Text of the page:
Eunice Kathleen Waymon (February 21, 1933 – April 21, 2003), also known by her stage name Nina Simone, was an American singer, songwriter, pianist, arranger, and civil rights activist widely associated with jazz music. Simone aspired to become a classical pianist while working in a broad range of styles including classical, jazz, blues, soul, folk, R&B, gospel, and pop.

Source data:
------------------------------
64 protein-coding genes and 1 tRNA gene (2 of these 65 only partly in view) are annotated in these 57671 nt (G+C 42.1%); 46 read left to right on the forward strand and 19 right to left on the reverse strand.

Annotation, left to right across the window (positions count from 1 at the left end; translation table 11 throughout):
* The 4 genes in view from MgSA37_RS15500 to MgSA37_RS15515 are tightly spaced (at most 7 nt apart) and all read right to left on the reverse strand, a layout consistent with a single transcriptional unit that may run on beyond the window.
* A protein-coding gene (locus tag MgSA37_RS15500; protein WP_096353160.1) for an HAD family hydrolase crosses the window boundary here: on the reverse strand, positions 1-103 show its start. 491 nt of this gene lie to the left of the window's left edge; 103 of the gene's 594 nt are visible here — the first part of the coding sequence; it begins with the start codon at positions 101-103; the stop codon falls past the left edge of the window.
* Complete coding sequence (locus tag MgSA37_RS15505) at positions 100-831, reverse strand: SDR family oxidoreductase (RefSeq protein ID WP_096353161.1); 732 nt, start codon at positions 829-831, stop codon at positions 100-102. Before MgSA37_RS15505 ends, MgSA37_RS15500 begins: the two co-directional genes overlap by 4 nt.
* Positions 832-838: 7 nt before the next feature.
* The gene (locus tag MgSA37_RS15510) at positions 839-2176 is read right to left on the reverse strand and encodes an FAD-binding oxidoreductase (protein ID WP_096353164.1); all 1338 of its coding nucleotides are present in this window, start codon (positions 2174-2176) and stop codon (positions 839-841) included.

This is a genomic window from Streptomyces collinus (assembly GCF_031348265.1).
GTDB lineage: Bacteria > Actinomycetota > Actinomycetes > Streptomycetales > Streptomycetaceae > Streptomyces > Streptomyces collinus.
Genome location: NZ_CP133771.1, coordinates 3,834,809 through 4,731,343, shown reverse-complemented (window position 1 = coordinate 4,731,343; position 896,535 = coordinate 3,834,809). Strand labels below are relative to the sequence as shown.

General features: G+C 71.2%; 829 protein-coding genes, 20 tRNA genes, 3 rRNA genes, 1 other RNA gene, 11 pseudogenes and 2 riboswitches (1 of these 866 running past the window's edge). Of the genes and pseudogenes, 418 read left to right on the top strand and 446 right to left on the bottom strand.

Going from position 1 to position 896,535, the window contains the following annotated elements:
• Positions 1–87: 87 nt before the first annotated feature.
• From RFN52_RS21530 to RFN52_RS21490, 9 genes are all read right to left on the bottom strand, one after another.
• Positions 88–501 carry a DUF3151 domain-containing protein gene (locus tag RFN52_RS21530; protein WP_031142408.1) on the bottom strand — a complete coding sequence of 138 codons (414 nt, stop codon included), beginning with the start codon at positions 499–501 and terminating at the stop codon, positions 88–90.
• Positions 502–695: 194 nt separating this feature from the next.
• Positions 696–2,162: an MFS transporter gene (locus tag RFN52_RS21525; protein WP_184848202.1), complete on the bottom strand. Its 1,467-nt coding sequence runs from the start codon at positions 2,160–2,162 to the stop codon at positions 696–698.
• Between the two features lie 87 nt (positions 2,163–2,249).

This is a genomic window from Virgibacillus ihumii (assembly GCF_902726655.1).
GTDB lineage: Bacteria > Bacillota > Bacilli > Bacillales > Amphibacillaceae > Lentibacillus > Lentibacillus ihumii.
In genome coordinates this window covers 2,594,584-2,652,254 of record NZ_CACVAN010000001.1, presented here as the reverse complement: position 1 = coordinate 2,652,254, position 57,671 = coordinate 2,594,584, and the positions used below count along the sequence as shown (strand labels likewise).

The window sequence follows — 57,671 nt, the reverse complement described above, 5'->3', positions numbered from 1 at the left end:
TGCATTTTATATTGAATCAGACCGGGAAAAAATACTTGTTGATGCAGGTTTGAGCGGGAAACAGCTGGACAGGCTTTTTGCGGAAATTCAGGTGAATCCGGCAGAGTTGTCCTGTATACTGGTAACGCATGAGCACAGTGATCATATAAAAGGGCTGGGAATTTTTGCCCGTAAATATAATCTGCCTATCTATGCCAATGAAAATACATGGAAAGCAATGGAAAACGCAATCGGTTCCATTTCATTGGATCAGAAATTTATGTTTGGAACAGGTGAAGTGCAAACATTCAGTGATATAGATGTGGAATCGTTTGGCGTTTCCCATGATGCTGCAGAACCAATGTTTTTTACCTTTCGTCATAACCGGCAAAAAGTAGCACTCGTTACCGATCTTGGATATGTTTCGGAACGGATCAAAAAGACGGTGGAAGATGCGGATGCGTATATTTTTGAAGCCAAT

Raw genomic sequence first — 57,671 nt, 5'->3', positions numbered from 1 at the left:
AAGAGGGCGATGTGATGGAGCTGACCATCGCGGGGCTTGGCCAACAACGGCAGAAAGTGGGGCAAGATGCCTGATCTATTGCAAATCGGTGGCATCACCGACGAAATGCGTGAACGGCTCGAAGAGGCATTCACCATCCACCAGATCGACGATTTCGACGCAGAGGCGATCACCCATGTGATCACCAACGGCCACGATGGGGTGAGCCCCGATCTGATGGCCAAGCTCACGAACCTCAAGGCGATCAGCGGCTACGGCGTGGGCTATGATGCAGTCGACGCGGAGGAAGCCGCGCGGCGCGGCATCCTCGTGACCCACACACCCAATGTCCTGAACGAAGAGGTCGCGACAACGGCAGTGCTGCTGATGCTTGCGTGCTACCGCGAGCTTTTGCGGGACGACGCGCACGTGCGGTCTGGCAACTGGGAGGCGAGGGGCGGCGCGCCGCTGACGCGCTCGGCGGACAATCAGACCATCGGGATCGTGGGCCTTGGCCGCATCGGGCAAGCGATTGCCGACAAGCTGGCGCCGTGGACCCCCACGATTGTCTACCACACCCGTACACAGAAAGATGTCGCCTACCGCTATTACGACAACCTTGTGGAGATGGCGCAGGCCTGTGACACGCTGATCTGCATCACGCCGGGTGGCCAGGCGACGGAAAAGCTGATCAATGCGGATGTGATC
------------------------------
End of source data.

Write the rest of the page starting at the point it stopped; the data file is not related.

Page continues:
Born the sixth child of a preacher's family in North Carolina, Nina's prodigious musical talent encouraged her ambition to become the first black concert pianist, but the realities of poverty and racial prejudice forced her to reconsider. Her musical path changed direction after she was turned down for full scholarship at a prestigious music institute - the Curtis Institute of Philadelphia. She began playing in a small club in Phildelphia to fund her continuing musical education to become a classical pianist, and was required to sing. She was approached for a recording by Bethlehem Records, and "I love you Porgy" became a smash hit in America in 1958. Over her career, Simone recorded over 40 albums, mostly between 1958 — when she made her debut with Little Girl Blue - and 1974.